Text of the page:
You’ve likely heard of a histogram chart and its merits within the world of data but, if you haven’t worked with these statistical essentials yourself, you may be wondering: what is a histogram chart? Are there different kinds of histogram charts? And, of equal importance, how and why would you want to create one?
Defining the Histogram
A histogram is a graphical representation of the distribution of data. It is an essential tool for data analysis and is used to identify the shape of a distribution, to measure the center, spread, and shape of a distribution, and to identify outliers. The bars on the histogram chart are typically displayed on a scale that ranges from zero to the number of data points that have been collected. The height of each bar on the histogram chart is proportional to the frequency of the data point that it represents. The histogram will show the frequency of data values that are within a given range as well as the shape of the distribution.
Types of Histogram Charts
There are three types of histograms: frequency histograms, cumulative frequency histograms, and relative frequency histograms.
Frequency histograms show the number of data points that fall into a given bin. In statistics, a frequency histogram is a graphical representation of the frequency of occurrence of values in a sample. The horizontal axis of a frequency histogram is usually divided into equal intervals, or bins, and the vertical axis is usually a measure of the frequency of occurrence of the values in the sample.
Cumulative frequency histograms show the cumulative number of data points that fall into a given bin. A cumulative frequency histogram (CFH) is a graphical representation of a frequency distribution in which the area under the curve is divided into rectangles whose heights correspond to the frequencies of the corresponding classes. The width of each rectangle is proportional to the class width. A CFH can be used to summarize the shape of a frequency distribution and to compare two or more distributions. It can also be used to identify the mode, the median, and the quartiles of a distribution.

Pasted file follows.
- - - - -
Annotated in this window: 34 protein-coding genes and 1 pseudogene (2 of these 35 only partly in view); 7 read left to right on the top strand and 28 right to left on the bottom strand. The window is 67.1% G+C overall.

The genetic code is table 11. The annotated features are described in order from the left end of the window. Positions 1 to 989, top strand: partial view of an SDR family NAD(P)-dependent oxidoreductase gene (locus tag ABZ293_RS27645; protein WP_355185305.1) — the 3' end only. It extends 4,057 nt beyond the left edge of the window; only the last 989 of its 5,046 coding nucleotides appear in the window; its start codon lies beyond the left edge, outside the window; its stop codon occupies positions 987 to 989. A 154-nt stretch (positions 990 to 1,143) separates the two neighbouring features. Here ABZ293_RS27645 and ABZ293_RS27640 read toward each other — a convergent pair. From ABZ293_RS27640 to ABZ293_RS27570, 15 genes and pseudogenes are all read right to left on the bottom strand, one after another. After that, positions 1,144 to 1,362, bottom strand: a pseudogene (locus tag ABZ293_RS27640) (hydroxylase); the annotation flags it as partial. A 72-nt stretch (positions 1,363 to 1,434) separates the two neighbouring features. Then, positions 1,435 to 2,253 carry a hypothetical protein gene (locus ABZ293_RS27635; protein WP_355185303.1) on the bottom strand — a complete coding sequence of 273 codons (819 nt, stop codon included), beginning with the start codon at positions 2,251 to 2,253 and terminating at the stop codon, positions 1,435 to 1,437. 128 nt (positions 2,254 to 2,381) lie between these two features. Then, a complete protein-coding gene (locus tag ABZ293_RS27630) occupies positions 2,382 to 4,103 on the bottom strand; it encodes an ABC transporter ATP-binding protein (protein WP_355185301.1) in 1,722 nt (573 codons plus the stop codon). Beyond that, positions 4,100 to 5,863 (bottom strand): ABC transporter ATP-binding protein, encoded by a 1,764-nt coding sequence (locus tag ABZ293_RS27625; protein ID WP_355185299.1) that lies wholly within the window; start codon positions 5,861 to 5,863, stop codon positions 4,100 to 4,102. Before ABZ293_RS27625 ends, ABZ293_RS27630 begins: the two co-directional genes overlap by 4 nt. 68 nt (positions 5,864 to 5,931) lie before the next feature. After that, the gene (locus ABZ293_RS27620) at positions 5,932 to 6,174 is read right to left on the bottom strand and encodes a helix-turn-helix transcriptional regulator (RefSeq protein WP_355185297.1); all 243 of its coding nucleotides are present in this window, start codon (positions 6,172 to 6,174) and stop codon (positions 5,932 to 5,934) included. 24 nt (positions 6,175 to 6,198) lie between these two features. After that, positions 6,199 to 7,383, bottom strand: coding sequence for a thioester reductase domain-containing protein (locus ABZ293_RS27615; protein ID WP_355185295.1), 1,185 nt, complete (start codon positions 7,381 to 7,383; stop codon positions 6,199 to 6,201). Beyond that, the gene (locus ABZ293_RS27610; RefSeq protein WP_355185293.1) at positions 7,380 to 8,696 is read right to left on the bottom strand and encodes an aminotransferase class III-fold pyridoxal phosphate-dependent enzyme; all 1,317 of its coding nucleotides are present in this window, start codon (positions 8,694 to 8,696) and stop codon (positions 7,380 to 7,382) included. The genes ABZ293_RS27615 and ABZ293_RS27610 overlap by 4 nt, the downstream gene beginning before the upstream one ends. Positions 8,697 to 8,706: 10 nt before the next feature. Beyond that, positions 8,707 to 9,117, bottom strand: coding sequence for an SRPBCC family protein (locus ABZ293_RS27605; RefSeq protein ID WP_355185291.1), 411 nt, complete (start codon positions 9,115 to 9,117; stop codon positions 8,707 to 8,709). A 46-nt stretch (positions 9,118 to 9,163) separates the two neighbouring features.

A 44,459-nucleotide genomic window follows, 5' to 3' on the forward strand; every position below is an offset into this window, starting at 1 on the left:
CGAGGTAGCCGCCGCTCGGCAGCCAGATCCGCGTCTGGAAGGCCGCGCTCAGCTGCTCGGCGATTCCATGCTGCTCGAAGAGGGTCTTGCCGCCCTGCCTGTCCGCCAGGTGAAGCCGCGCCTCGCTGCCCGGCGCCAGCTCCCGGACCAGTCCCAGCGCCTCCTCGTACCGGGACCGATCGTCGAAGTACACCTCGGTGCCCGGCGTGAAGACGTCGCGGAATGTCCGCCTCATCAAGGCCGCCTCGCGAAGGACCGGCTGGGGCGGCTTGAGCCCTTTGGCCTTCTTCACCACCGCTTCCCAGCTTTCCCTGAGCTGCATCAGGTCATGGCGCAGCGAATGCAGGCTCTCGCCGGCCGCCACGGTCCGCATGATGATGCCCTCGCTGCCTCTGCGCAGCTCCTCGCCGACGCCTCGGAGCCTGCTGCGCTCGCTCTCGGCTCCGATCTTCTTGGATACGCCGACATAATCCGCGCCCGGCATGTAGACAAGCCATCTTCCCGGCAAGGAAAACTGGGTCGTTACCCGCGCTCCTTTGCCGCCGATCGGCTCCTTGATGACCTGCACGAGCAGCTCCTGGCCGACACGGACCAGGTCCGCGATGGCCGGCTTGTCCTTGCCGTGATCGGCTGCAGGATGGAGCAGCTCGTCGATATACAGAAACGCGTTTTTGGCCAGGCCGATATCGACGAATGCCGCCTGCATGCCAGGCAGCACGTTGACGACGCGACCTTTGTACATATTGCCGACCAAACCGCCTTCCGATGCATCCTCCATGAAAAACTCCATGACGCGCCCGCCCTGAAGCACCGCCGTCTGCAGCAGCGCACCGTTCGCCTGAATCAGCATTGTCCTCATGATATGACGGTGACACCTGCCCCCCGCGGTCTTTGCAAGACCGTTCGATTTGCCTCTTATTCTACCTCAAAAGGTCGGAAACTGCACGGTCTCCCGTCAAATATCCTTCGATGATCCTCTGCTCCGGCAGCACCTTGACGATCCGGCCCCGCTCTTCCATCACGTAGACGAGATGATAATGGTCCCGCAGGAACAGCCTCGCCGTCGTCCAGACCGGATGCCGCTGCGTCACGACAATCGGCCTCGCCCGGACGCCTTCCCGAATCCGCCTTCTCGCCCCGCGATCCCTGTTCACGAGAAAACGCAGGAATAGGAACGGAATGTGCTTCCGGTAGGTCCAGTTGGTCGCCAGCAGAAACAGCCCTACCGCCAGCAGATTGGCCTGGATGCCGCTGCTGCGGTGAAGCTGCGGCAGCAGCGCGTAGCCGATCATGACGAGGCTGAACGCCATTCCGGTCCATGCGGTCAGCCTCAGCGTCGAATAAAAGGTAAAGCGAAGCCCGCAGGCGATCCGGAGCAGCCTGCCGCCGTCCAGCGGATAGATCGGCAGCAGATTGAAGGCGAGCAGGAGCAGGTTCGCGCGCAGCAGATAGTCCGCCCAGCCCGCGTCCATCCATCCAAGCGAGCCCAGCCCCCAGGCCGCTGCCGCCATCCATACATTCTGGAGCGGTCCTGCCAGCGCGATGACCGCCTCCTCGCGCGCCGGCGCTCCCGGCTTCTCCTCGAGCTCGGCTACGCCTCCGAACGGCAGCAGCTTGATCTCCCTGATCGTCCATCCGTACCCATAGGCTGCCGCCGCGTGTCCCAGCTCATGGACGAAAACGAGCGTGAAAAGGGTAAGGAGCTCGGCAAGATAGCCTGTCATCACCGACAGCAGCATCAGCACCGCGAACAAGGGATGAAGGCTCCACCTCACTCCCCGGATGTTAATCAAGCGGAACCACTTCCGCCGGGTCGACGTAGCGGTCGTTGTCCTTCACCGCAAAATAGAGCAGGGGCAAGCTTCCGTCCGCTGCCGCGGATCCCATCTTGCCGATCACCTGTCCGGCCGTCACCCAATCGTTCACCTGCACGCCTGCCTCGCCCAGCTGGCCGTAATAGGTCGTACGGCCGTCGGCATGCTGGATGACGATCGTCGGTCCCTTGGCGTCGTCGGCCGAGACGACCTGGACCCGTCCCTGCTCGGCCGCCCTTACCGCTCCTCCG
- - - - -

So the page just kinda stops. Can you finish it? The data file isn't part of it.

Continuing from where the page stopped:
Relative frequency histograms show the relative frequency of data points that fall into a given bin. A relative frequency histogram (also called a frequency distribution) is a graphical representation of the relative frequencies of data values in a data set.A relative frequency histogram is constructed by dividing the range of data values into equal-sized intervals, and then counting the number of data values that fall into each interval. The relative frequency of each data value is then represented by a height of the corresponding bar in the histogram.A relative frequency histogram can be used to help identify the shape of a data set, and to identify any outliers in the data.
Creating a Histogram Chart
The bars on a histogram are drawn so that they touch each other, which makes it easy to see the distribution of the data. In order to create a histogram, the data must be numerical and must be grouped.
To create a histogram, you first need to create a table of data. The table should have the following headings: X-axis and Y-axis. The values on the x-axis should be the same as the values on the histogram. The values on the y-axis should be the frequency of the data.
After you have created the table, you can create the histogram. The histogram is created by drawing bars on a grid. The height of the bar is proportional to the frequency of the data.
With this background, you’ll be ready to create and understand histogram charts and the valuable data insights they can provide.
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